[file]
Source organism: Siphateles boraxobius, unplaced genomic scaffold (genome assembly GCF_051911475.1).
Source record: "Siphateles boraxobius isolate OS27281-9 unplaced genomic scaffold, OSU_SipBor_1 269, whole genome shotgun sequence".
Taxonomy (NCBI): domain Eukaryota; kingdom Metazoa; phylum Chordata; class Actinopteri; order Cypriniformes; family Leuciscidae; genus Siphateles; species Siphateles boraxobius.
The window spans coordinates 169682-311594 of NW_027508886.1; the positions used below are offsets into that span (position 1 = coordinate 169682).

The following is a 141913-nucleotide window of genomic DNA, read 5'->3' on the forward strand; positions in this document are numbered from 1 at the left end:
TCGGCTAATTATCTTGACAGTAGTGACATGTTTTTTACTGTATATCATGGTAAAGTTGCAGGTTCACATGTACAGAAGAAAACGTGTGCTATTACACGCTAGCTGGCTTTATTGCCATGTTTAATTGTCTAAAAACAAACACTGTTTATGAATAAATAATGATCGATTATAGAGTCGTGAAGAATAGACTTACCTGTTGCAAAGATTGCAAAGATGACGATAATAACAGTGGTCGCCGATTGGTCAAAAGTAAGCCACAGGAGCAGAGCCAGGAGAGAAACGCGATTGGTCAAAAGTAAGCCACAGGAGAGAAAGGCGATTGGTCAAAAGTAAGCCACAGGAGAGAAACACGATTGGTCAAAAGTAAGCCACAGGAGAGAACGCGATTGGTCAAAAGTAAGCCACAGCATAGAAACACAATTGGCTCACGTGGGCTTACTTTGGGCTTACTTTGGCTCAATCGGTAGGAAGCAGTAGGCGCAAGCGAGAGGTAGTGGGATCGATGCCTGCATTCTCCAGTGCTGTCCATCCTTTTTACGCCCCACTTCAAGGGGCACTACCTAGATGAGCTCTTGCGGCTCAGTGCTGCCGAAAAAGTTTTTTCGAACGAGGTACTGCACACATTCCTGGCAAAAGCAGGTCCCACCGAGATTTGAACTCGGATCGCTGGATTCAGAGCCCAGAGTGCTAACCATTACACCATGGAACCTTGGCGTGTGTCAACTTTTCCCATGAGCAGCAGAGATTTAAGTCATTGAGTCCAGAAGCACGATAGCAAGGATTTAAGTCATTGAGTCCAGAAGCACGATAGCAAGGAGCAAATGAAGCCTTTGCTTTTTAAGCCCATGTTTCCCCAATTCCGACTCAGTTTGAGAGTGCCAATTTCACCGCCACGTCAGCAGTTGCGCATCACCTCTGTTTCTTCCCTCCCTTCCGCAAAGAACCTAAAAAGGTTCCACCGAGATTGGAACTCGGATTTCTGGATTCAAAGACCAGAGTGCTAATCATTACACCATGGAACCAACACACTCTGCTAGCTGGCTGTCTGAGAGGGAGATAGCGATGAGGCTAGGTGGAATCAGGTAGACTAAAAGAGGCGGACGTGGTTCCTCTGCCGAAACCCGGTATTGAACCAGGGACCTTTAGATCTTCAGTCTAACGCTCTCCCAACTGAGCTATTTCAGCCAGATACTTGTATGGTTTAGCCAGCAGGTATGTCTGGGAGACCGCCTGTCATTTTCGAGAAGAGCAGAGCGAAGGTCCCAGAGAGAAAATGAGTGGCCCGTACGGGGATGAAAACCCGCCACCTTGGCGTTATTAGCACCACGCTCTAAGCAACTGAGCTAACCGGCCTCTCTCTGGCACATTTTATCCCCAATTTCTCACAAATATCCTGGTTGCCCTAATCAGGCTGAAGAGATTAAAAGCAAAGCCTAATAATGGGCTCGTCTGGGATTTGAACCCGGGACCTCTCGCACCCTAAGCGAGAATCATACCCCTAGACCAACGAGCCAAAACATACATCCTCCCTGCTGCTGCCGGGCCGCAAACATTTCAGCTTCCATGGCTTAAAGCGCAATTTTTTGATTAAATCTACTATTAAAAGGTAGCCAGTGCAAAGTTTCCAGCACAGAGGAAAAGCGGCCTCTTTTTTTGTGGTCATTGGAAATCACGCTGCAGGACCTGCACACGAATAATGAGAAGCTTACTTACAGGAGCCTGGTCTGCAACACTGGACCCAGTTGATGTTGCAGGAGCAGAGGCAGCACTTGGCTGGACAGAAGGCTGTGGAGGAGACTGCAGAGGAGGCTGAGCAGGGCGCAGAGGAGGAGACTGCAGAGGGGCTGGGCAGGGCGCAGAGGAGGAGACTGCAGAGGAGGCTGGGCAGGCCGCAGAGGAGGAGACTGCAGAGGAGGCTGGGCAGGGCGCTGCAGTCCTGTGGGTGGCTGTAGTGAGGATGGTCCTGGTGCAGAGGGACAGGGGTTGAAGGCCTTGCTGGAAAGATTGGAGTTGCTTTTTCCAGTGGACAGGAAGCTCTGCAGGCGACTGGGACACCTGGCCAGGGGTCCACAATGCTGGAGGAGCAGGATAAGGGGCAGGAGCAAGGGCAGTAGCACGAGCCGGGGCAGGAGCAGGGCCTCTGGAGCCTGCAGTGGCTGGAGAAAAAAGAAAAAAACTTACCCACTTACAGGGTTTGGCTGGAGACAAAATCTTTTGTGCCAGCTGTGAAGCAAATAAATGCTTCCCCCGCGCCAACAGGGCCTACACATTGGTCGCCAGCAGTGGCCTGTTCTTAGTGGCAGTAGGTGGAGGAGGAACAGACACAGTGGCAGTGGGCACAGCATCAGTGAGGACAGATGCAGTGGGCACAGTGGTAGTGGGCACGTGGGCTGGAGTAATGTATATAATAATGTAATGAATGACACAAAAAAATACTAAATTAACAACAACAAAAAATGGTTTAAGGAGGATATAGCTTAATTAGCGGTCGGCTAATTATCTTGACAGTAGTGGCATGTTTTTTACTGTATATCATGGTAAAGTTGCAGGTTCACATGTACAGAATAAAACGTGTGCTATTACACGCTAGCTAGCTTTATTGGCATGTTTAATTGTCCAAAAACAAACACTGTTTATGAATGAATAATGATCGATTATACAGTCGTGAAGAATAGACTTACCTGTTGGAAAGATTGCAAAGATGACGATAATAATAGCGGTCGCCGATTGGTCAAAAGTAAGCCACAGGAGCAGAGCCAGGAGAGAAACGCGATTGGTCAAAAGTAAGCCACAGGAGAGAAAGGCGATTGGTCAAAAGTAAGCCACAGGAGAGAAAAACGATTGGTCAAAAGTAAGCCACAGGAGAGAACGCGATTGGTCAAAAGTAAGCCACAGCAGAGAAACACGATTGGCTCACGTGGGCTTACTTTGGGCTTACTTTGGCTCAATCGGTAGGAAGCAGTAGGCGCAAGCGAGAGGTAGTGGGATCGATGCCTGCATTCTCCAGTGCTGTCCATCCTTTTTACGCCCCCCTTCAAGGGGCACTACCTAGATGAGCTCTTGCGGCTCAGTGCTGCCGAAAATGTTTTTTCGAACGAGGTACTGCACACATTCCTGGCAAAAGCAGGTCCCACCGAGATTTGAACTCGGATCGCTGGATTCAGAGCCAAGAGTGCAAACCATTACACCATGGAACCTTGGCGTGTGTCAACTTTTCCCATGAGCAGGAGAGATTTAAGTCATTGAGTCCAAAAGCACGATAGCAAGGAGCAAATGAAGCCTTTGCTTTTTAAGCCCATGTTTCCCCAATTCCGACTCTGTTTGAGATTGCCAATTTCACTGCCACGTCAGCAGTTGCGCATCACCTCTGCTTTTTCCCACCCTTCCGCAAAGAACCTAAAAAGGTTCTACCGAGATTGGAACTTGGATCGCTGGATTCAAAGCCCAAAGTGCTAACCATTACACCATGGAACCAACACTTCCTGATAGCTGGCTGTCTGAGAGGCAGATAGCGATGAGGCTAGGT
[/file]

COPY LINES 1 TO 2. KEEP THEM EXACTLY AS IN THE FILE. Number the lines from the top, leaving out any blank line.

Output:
Source organism: Siphateles boraxobius, unplaced genomic scaffold (genome assembly GCF_051911475.1).
Source record: "Siphateles boraxobius isolate OS27281-9 unplaced genomic scaffold, OSU_SipBor_1 269, whole genome shotgun sequence".